Stark, Rodney. "Chapter 9: Opportunity and Organization." IThe Rise of Christianity: How the Obscure, Marginal Jesus Movement Became the Dominant Religious Force in the Western World in a Few Centuries. San Francisco: Harper Collins, 1997, 191-208.
Stark finds there are two key factors which contribute to the ability of a religious movement to flourish. "The first is the degree or state regulation of religion . . . The second is the vigor of the conventional religious organization(s) against which new religions must compete" (Stark 1997, 191).
Rome was relatively free as far as religion was concerned. Though there were limitations, and though Christianity was not formally accepted, it was relatively free in most places and times (Stark 1997, 192). House churches could be easily identified. Christians took on Christian names. The movement was not secret.
Stark considers it important to analyze the view pagans took of Christians. This brings up the topic of a "religious economy," a marketplace of ideas and practices (Stark 1997, 193). This allows for analysis that is not limited to the individual convert, but which relates to the overall operation of the religious organization, comparing it with others (Stark 1997, 194). One important factor in this evaluation is the level of coercive force used by a government to manipulate religious organizations. Where there is intense repression of differing view, only small minorities will normally deviate. Where repression eases, more pluralism exists. Pluralism, in turn, makes it less likely for readically diverse groups to grow, but does allow them to try (Stark 1997, 195). Rome was very pluralistic in nature, as there was a constant influx of religions from subject territories.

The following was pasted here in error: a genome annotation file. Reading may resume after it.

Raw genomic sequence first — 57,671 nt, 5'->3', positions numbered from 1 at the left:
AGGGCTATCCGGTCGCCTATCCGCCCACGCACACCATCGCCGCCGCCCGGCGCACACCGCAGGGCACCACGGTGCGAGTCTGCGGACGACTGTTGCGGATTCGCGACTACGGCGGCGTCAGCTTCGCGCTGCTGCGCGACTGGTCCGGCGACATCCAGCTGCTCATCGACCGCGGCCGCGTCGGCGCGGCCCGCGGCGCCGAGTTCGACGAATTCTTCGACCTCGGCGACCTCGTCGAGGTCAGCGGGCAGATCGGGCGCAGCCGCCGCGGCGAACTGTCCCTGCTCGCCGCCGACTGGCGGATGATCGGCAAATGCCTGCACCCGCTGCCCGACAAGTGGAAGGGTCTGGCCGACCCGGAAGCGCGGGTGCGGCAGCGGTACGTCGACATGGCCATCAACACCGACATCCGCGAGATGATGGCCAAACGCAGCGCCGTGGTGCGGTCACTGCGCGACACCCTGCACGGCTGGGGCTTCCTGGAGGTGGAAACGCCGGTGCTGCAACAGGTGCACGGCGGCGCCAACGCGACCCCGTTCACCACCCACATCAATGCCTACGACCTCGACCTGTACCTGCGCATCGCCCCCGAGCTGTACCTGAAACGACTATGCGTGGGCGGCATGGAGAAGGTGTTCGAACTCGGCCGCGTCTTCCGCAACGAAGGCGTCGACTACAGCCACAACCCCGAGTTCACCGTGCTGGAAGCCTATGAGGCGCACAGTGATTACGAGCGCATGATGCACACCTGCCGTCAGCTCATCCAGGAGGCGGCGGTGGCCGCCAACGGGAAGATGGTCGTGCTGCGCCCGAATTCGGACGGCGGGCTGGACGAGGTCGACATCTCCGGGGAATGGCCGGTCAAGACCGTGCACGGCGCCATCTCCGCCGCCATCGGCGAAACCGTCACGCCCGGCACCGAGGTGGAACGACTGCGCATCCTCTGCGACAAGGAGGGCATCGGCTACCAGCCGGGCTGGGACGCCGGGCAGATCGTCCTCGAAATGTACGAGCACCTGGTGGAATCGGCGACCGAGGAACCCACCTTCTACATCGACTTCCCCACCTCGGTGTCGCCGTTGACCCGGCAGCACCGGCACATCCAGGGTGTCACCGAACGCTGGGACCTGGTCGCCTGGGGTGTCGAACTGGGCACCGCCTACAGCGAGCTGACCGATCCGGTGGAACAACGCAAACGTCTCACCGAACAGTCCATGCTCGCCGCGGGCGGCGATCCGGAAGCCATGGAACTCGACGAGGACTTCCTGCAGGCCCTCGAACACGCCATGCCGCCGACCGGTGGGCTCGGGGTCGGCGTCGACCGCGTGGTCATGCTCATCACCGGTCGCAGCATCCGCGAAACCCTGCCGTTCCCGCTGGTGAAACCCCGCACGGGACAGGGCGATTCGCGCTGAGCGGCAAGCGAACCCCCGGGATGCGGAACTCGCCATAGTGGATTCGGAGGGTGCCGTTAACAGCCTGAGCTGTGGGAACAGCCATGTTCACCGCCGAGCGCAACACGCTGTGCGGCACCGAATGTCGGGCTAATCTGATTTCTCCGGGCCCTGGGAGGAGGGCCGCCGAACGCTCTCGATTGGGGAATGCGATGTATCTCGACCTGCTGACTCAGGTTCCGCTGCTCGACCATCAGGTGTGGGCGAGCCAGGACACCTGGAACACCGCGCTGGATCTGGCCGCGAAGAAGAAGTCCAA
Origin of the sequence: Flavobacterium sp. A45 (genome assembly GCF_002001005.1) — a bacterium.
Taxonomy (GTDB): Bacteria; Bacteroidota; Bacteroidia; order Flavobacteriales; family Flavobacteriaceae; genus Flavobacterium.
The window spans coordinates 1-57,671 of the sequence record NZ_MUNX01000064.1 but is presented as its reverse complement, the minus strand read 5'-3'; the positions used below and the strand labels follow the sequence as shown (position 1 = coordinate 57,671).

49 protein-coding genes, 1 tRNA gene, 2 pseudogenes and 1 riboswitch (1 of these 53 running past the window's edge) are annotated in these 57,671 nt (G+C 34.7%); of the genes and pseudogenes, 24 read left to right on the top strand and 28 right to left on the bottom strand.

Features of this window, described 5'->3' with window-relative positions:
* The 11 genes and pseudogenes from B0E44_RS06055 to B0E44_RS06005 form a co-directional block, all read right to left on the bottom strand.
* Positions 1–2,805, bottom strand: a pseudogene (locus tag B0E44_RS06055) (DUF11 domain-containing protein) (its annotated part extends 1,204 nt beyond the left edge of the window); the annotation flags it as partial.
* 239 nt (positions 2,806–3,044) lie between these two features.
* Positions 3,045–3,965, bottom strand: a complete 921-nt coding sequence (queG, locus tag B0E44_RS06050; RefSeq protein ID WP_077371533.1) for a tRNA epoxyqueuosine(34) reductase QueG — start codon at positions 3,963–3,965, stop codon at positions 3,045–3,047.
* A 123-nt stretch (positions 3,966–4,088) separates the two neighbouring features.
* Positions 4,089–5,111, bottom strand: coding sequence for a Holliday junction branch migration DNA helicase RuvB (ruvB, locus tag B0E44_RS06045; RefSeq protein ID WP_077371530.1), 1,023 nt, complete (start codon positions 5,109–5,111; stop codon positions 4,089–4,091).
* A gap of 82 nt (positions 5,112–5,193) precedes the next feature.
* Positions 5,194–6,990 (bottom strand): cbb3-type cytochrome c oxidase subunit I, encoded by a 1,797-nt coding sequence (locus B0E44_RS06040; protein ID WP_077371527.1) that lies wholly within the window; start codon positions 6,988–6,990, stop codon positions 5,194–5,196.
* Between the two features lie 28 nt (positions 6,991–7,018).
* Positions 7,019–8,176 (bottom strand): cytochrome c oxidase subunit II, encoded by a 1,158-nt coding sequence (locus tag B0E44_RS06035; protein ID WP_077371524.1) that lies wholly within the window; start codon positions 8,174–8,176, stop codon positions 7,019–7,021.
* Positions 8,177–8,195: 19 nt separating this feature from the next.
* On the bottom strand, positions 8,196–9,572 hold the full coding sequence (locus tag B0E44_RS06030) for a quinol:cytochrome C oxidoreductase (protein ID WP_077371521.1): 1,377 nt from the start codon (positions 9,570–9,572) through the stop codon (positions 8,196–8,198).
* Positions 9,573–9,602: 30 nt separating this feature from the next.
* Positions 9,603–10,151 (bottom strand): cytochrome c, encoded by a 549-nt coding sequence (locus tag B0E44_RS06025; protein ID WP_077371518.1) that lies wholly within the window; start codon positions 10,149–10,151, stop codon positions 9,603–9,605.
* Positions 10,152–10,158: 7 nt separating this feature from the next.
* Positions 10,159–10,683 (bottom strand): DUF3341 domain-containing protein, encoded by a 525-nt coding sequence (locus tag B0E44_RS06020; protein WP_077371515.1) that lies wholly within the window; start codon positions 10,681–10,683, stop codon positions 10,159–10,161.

Stark observes that paganism went into a steep decline in the fourth and fifth centuries. This may have occurred, at least in part, because paganism was very pluralistic and fragmented compared to Christianity (Stark 1997, 197). Stark considers whether the spread of the Isis cult could provide insight into areas where there were unmet perceived needs. In fact, Christianity spread in the same places where the Isis cult spread (Stark 1997, 199). In a related line of questioning, Stark asks what attitudes may have been held of paganism by pagans. He understands blasphemous graffiti in Pompeii to suggest that , at least in one place, people did not hold the pagan deities in high regard. He assumes this would be the case elsewhere as well (Stark 1997, 200).
There is a known tendency for society to move from polytheism to monotheism, possibly from an innate desire to have gods which show a greater scope of concern (Stark 1997, 201). Stark does note that we normally need more than one supernatural being so as to account for both good and evil without having just one deity who is too lofty to be concerned with eitehr (Stark 1997, 202).
What made Christianity more effective than paganism? Stark describes the difference between a private concern with religion and a collective concern. In a pluralistic society where religion is largely a private concern, multiple faiths can exist together, even in one person. When religion is more of a collective concern, it leads to an increased exclusivity which usually becomes dominant or goes into decline (Stark 1997, 204). The exclusivity of the Christian faith was strong enough that it became dominant ompared to the multiple private concerns of paganism. Stark illustrates this phenomenon in several different historic and cultural settings.